Appleton's Cyclopedia of American Biography, edited by James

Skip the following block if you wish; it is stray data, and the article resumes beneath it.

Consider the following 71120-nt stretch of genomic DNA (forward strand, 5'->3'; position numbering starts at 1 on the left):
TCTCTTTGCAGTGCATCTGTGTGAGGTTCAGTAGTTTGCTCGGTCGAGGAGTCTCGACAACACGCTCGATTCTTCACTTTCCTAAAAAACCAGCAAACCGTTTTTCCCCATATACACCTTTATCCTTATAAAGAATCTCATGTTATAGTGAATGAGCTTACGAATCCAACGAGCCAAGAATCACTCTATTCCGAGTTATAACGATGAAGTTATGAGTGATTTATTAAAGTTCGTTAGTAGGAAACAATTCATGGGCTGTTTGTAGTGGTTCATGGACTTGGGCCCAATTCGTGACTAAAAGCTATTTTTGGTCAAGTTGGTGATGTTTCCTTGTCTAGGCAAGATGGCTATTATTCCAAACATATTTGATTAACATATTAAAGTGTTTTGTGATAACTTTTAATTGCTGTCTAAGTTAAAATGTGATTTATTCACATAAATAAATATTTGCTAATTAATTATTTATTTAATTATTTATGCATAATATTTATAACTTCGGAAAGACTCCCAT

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MORGAN, Abel, clergyman, born in Alltgoch, Cardiganshire, Wales, in 1673; died in Philadelphia, Pennsylvania, 16 December, 1722. He was a son of Morgan ap Rhyddereh ap Dafydd ap Grufydd. Morgan ap Rhydderch's brother, John ap Rhydderch, was a famous poet and flourished from 1700 to 1730. Their grandfather, Dafydd ap Grufydd, also wrote many books. During one of the violent persecutions in Wales, Morgan ap Rhydderch united with the Rhydwilym Baptist church, and in 1668 was chosen a deacon and next year was ordained as such. His children, as was the custom at that time, took as their surname the Christian name of the father. Abel early gave evidence of remarkable talents. He began to preach at Llanwenarth, in 1692, when only nineteen. In 1696 he was called to become pastor of the church at Blacnegwent, in Monmouthshire, and ordained there. He seems to have been very popular in the principality, and in the various associations was called upon to preach the introductory sermon, and to answer queries on questions of doctrine or discipline. Meanwhile he corresponded with his brother Enoch, who had come in 1701 to this country with a colony of Welshmen, and who, after a brief residence at Pennepek, settled in Pencader Hundred. Abel was led to regard the Colonies as a field where he might be of great use to his countrymen, and, following his brother, he reached Philadelphia in February, 1712, and became pastor of the Pennepek church, and also of the Philadelphia church, then its branch or mission. He organized new churches in Chester and Montgomery counties, and also in New Jersey. Mr. Morgan soon saw the need of theological books for young ministers, and obtained supplies from Thomas Hollis and John Taylor, of London. In addition to his pastoral duties he translated into Welsh the "Baptist Confession of Faith," but it was never printed. The greatest work of his life was the preparation of the " Cyd Gordiad," or concordance of the holy Scriptures--a work that caused his name to be held in great love and veneration, especially by his countrymen. It was completed only a short time before his death, but was not printed until 1730. It was the second Welsh book, so far as is known, that was printed in this country. It was revised and corrected for the press in March, 1730, by a Welsh Quaker, John Cadwalader, and the author's brother Enoch, and was dedicated to" The Honorable David Lloyd, Esquire, Chief Justice of Pennsylvania." It was printed by Samuel Keimer and David Harry (Philadelphia, 1730). Reverend Morgan Edwards, author of " Materials toward a History of the Baptists in Pennsylvania," says of Mr. Morgan : " He was a great and good man, and is held in dear remembrance by all who knew him." He has left many well-known Baptists among his descendants in Pennsylvania, New Jersey, and New York.--His brother, Enoch, clergyman, born in Alltgoch, Cardiganshire, South Wales, in 1676; died in Delaware, 25 March, 1740, emigrated to this country in 1701, first settling at Pennepek, near Philadelphia, and then in 1703 going to Iron Hill, in Pencader Hundred, Delaware, which was afterward known as "The Welsh Tract," from the large number of Welshmen that had settled there. He became the third pastor of the Welsh Tract Baptist church, and so remained until his death.--Enoch's son, Abel, clergyman, born in Welsh Tract, Delaware, 18 April, 1713 ; died in Middletown, New Jersey, 24 November, 1785, was educated at Pencader academy. He was ordained in 1734 as a Baptist minister, and in 1738 was chosen pastor of the church at Middletown, Monmouth County, New Jersey, where he was when the battle of Monmouth occurred. He was a thorough patriot, and his sermons are full of devotion to the cause of America. He was a diligent student and a skilful disputant, engaging in many discussions on the subject of baptism. His chief opponent was Rev. Samuel Finley, D. D., president of Princeton, who wrote a work called "A Charitable Plea for the Speechless." To this Mr. Morgan replied in "Anti-Paedo Rantism, or Mr. Samuel Finley's' Plea for the Speechless' examined and refuted" (Philadelphia, 1747). Dr. Finley published a rejoinder, and this was answered by Mr. Morgan in a "Reply" (175b). Mr. Morgan's valuable library was bequeathed by him to Middletown Baptist church, where it still remains.
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